By Diana L. Eck
India has long been a land of pilgrimage. On any given day, Hindus across the country seek out Indian power places called tirthas, or “fords.” Originally, the term ford referred to a spot in the river that would allow for passage to the far shore, but it’s since developed into broader meaning: The spiritual ford allows for a chance to cross over into the realm of the transcendent.
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I began my own person pilgrimage in India some years ago in the sacred city of Varanasi, where the sense of spiritual power is profound. My first book, Banaras, City of Light, was about that very place, while research for my new book, India: A Sacred Geography, has taken me to explore fords all over India. Here, a sampling of nine tirthas essential to any spiritual quest in the country.
Travel deep into the Himalayas to seek out the source of the Ganges, and you’ll discover a half-dozen temples, along with a place to bathe. Gangotri, accessible by coach or private taxi, is a small encampment of cottages and temples where the newborn river Ganges swells in size and falls in a torrent over the rock cliffs.
Getting There: Gangotri is about 150 miles from Hardiwar; taxi service can be hired.
Kedarnath marks the point in the Himalayas where the Mandakini River rises (its one of the tributaries of the Ganges), and a temple to Shiva sits in a high glacial cirque. Though accessible only via a nine-mile walk from Gauri Kund, it’s worth every step.
Getting There: From Hardiwar, it’s a 150-mile car ride to Gauri Kund, and then it’s on foot from there.
Here, the Ganges River flows out of the Himalayas into the plains of India. Situated north of Delhi, Hardiwar is a small pilgrimage city where the swift-flowing river is diverted for bathing; it’s also the site of great bathing fair, held every 12 years.
Getting There: Hardiwar is 135 miles north of Delhi, and is accessible by road or rail.
Set on the banks of the Ganges, Varanasi (also called Kashi, the “City of Light”) has long been revered as a place of spiritual power. Hindus bathe at dawn in the river, visit the temple of Shiva as Kashi Vishvanath, and sometimes bring the ashes of their beloved dead to commit to the river.
Getting There: Varanasi is easily accessible by air or rail from major cities in Northern India.
Both Hindu and Jain shrines adorn this ancient range of hills, which are accessible by 10,000 steps (necessitating a predawn departure). The shrines of the Goddess and of the Jain saints offer excellent vantage points. Plus, not far away, visitors will find the Gir Forest lion preserve.
Getting There: Girnar is located just over 200 miles west of Ahmedabad, in Gujarat.
This quiet temple town in coastal Karnataka is especially famous for its temple of Krishna, whose image is pulled in a huge chariot around the temple square almost every night. Udupi is also renowned for its cuisine, coffee, and beaches.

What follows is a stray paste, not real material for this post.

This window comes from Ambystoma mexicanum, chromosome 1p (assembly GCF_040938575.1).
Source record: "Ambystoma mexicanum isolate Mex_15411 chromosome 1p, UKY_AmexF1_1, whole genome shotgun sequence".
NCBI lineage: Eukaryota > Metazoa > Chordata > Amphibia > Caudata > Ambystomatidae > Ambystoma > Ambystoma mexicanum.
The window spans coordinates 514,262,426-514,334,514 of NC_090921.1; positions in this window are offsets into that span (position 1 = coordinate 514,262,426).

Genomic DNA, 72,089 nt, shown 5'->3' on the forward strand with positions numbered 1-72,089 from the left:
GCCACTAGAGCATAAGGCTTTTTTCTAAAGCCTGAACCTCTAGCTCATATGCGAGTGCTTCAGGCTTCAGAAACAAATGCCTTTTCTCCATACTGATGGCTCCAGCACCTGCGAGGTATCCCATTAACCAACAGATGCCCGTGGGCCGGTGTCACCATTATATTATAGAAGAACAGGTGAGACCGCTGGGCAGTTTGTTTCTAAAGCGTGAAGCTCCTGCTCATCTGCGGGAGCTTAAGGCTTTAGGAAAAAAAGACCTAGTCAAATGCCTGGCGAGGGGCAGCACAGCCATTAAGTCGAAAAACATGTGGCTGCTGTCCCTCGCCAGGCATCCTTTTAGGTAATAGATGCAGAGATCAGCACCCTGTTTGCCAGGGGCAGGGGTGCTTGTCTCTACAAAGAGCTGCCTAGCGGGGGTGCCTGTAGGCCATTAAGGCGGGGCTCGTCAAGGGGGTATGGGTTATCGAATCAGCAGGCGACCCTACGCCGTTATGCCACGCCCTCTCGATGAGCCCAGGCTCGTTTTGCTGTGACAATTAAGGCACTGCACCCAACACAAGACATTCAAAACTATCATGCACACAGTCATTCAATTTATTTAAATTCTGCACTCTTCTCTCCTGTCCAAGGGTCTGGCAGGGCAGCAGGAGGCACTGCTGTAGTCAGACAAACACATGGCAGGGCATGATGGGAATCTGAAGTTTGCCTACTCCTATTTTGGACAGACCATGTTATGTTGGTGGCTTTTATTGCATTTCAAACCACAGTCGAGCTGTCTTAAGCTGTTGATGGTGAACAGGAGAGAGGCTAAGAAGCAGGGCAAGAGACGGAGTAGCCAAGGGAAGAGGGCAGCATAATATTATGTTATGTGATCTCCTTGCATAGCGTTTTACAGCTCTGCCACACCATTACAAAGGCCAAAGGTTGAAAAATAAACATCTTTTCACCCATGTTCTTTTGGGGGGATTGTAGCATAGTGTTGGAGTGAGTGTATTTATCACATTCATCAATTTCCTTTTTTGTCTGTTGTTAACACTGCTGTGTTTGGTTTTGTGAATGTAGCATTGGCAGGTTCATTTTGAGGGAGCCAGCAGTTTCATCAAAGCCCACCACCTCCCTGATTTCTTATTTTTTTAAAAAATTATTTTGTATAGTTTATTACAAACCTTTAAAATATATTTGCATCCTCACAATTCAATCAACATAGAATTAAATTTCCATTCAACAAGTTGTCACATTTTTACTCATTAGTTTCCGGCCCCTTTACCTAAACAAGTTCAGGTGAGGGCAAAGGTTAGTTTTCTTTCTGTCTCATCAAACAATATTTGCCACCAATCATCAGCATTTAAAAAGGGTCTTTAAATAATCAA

Getting There: Udupi is about 40 miles north of Mangalore on India’s west coast.
Visitors to Madurai will uncover the large temple complex to the Goddess Minakshi, one of the great South Indian temples a non-Hindu can enter. This is a magnificent complex, with entrance towers in each direction. It expands the very meaning of a “temple” by its sheer size.
Getting There: Madurai is located in southern Tamilnadu, and is accessible by air.
On top of this Sacred Hill is the temple of Lord Vishnu as Sri Venkateshwara Balaji, one of the most popular, and certainly the most prosperous, of India’s shrines of pilgrimage. Tens of thousands come each day, standing in line for glimpse of the deity, who is renowned for granting the heart’s prayers of petitioners.
9. Kanya Kumari
This is the Goddess who sits at the very southern tip of India and is the protector of the whole of the land. Pilgrims bathe along the beaches where the waters of three oceans mingle—the Arabian Sea, the Bay of Bengal, and the Indian Ocean.
Getting There: Kanya Kumari is accessible by train, bus, or by air from Trivandrum.
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Diana L. Eck is a professor of comparative religion and Indian studies at Harvard University and is Master of Lowell House and Director of the Pluralism Project. Her book Banaras, City of Light, remains a classic in the field, and Encountering God: A Spiritual Journey from Bozeman to Banaras won the prestigious Grawemeyer Book Award. In 1998, President Clinton awarded her the National Humanities Medal for her work with the Pluralism Project in the investigation of America’s changing religious landscape.
Photo Credit: Gangotri courtesy of Flickr; Kedarnath, Hardvar courtesy Diana L. Eck; Varanasi via Shutterstock; Girnar courtesy of Flickr; Udupi courtesy Diana L. Eck; Meenakshi hindu temple via Shutterstock; Lord Venkateshwara’s Temple courtesy of Flickr; Kanya Kumari courtesy Diana L. Eck; India: A Sacred Geography courtesy of Harmony Books